Story and phots by Manos Angelakis
Modern Greek Wines
Greek restaurants opening during the last few years in the US have been stylish spots that have elevated Greek cookery to the level of cuisine. They are serving dishes far removed from the Souvlaki, Spanakopita and Moussaka that most associate with Greek cooking. But, while good Greek food is becoming more ubiquitous, one can not say the same about Greek wines. One of the many reasons is that very few people, including most non-Greek wine experts, know or can even pronounce the names of the grapes producing the most popular wines of Greece. Greece has almost 2,000 indigenous grape varietals; a few are very distant relatives of some of the most celebrated grapes growing in the rest of Europe. The world of Greek wine becomes mostly uncharted territory to those that imbibe Sauvignon Blanc, Chardonnay, Merlot, or Cabernet Sauvignon.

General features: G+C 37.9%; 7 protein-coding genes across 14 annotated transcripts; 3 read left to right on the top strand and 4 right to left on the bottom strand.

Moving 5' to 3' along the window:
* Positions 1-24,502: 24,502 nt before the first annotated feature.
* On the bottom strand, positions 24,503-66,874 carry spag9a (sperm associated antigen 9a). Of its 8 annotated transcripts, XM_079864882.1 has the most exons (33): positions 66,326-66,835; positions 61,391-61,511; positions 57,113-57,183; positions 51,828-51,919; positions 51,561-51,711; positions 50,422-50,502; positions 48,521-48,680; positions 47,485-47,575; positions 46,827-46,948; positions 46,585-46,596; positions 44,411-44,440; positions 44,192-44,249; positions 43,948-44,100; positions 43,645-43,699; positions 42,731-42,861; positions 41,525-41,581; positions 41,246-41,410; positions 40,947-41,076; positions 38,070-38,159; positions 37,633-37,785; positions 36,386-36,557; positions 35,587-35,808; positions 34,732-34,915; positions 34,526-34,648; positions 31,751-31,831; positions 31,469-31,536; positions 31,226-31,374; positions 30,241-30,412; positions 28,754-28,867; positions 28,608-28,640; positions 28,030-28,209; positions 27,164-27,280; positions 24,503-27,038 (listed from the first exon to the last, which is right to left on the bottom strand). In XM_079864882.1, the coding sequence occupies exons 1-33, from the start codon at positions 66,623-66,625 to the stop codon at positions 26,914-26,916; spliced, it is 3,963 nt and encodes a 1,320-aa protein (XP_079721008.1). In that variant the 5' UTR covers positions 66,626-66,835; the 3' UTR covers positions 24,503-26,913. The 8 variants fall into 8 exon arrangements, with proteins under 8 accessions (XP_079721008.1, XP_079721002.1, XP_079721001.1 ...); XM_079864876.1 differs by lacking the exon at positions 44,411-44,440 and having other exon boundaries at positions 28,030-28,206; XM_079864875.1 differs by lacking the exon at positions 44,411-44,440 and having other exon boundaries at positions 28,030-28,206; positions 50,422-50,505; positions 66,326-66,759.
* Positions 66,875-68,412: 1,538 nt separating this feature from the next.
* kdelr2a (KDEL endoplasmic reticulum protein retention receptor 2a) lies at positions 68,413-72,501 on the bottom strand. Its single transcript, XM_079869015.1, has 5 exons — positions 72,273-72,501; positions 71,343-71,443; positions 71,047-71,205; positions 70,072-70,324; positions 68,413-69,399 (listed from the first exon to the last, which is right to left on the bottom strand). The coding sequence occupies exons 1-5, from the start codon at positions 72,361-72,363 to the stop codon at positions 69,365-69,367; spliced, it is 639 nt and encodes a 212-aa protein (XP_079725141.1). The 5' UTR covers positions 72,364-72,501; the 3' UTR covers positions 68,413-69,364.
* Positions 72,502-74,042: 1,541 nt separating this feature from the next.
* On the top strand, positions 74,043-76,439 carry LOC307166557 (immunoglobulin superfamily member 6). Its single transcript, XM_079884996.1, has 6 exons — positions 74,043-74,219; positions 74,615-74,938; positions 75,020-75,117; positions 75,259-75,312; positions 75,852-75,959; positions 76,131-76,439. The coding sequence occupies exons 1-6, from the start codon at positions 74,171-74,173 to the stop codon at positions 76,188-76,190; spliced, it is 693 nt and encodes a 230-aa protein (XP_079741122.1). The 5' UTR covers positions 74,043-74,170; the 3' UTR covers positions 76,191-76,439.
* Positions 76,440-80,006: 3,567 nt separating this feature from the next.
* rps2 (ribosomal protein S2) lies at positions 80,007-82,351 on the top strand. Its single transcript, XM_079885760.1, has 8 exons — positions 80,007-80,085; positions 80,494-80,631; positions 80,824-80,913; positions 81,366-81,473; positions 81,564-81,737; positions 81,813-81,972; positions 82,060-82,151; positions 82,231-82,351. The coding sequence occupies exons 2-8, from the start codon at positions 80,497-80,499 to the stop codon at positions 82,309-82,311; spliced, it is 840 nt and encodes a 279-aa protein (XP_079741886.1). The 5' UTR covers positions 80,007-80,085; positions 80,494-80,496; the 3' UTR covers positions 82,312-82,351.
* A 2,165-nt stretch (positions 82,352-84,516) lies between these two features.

Please... let me introduce you to some of the better Greek varietals. They make wines that are great with any kind of cuisine, from a grilled bronzini to a braised veal osso buco.
Starting with dry whites, four grape varieties produce most of the better Greek white wines: Roditis, Moschofilero, Athiri, and Assyrtiko.
Roditis, is grown chiefly in the northern Peloponnese but is widely, present as far north as Macedonia. It is actually a family of clones varying in skin color from pink to light red and creates light, dry, easy-to-drink white wines mostly from vineyards in Attica and the Northern Peloponnese. Very similar in nose and palate to a pinot blanc, Roditis has notes of citrus, green fruit, and melon and is a great accompaniment to light fish dishes, meze, or even a picnic. Much of the much-maligned Retsina is made from this grape or from Savatiano, another grassy, fruity, sometimes citrusy varietal from vineyards near Athens.